Quantum Technology:The EU Wants to Catch Up With the Competition
(Teleccast.com) The first quantum-cryptographically secured connection between two federal authorities was presented to the public on Monday, August 8. The project is part of a whole series of research initiatives with which the German government wants to secure the “technological sovereignty” of Europe. She identified quantum technology as one of the key technologies.
The physicist Tommaso Calarco from Forschungszentrum Jülich, together with colleagues, earlier initiated a kind of roadmap, a plan for a Europe-wide, coordinated research program that should make it possible to use the “second quantum revolution” also technically. The “Quantum Manifesto” was signed by over 900 researchers when it was published in 2016. In 2018, the EU decided to actually support the development of quantum technology with one billion euros – albeit over a ten-year period. In addition to the EU package, individual EU states such as Germany decided on further national funding programs.
The funding focuses on three technical areas with very different degrees of technical maturity and application potential: quantum computers, quantum communication and quantum sensors.
There is now a great deal of interest, especially on the corporate side, in examining the potential of quantum computing and quantum communication specifically for its suitability for practical use. While computing is primarily about exploring how optimization problems can be practically transferred to quantum computers and what can actually be extracted from the currently still very limited quantum hardware, the focus in quantum communication is on the stability and practicality of the components.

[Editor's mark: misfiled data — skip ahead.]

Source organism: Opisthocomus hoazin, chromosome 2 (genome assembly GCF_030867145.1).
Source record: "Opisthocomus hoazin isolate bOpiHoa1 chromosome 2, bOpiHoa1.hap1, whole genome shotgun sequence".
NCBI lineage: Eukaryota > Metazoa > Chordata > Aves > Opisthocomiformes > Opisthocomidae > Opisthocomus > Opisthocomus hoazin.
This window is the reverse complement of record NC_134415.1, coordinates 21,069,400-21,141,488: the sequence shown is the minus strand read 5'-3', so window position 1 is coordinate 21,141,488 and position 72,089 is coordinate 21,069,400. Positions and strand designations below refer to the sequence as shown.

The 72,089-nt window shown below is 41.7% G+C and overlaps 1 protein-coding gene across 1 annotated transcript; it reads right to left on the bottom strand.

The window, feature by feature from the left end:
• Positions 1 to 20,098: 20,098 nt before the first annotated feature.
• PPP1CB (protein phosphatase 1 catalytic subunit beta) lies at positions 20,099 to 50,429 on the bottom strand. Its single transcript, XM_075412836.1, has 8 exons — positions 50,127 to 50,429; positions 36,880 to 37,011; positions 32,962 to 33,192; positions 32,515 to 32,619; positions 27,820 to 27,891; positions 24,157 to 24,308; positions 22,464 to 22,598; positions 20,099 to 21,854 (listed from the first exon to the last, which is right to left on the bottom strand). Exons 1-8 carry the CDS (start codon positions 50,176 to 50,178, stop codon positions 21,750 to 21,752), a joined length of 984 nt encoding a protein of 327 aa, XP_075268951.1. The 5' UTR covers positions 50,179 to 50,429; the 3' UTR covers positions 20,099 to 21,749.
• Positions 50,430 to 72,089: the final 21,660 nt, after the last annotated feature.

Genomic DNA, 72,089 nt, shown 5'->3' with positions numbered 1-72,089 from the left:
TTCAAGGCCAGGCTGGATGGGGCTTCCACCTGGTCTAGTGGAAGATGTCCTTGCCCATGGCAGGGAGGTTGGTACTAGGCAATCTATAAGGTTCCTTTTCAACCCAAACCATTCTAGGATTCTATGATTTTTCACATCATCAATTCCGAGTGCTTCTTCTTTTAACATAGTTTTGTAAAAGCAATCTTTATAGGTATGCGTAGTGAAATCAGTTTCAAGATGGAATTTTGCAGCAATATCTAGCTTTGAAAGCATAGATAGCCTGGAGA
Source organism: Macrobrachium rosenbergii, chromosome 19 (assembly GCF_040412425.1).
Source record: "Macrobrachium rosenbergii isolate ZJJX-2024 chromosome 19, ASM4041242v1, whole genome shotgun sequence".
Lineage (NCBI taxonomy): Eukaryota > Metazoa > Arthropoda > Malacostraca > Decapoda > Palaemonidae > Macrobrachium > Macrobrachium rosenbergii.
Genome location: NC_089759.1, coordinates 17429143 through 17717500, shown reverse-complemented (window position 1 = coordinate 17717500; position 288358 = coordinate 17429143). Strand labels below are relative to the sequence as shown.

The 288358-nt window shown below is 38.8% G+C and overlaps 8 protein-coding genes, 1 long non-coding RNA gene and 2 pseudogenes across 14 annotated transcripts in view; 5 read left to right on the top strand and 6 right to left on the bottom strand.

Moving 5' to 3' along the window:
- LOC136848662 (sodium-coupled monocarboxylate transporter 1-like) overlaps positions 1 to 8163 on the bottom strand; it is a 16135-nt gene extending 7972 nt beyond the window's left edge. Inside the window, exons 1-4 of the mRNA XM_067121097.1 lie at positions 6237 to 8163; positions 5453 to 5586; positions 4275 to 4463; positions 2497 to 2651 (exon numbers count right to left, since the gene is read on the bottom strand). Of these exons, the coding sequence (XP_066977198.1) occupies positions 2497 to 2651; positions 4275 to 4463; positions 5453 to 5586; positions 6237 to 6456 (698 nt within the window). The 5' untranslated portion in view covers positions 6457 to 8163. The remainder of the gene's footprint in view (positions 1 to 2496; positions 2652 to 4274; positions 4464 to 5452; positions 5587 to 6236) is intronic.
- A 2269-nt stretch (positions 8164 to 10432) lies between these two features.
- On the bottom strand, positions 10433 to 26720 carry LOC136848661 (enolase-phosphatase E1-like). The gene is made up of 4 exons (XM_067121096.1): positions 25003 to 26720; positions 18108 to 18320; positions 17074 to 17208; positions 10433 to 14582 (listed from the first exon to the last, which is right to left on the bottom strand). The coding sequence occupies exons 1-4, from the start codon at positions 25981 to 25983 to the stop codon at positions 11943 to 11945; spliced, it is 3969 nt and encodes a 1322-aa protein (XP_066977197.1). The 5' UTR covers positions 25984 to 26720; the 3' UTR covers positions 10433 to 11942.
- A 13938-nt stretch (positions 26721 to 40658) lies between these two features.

In the area of quantum computers, Europe is also relying on the independent development of its own hardware in order not to fall into a one-sided technical dependency. The Europeans’ chances are not as bad as they look at first glance. Because Google and IBM are currently the most advanced in building quantum computers – both rely on superconducting loops in their quantum processors. In the OpenSuperQ project, European researchers want to catch up within the next five years and build their own superconducting quantum chip with 50 qubits.
The entire field of quantum technology is very research-intensive – technically highly specialized developments such as extremely low-noise electronics for controlling the quantum systems are closely interlinked with experimental and theoretical basic research. In order to get ahead at this point, the quantum community has so far relied on strong international cooperation.
Such a carefree cooperation is likely to become more difficult in the future. Not only with researchers in China.
International cooperation remains a sticking point in the development of quantum technology. So whether a purely European quantum technology can ever be realized can at least be viewed as very unlikely. But that is commonplace for quantum researchers.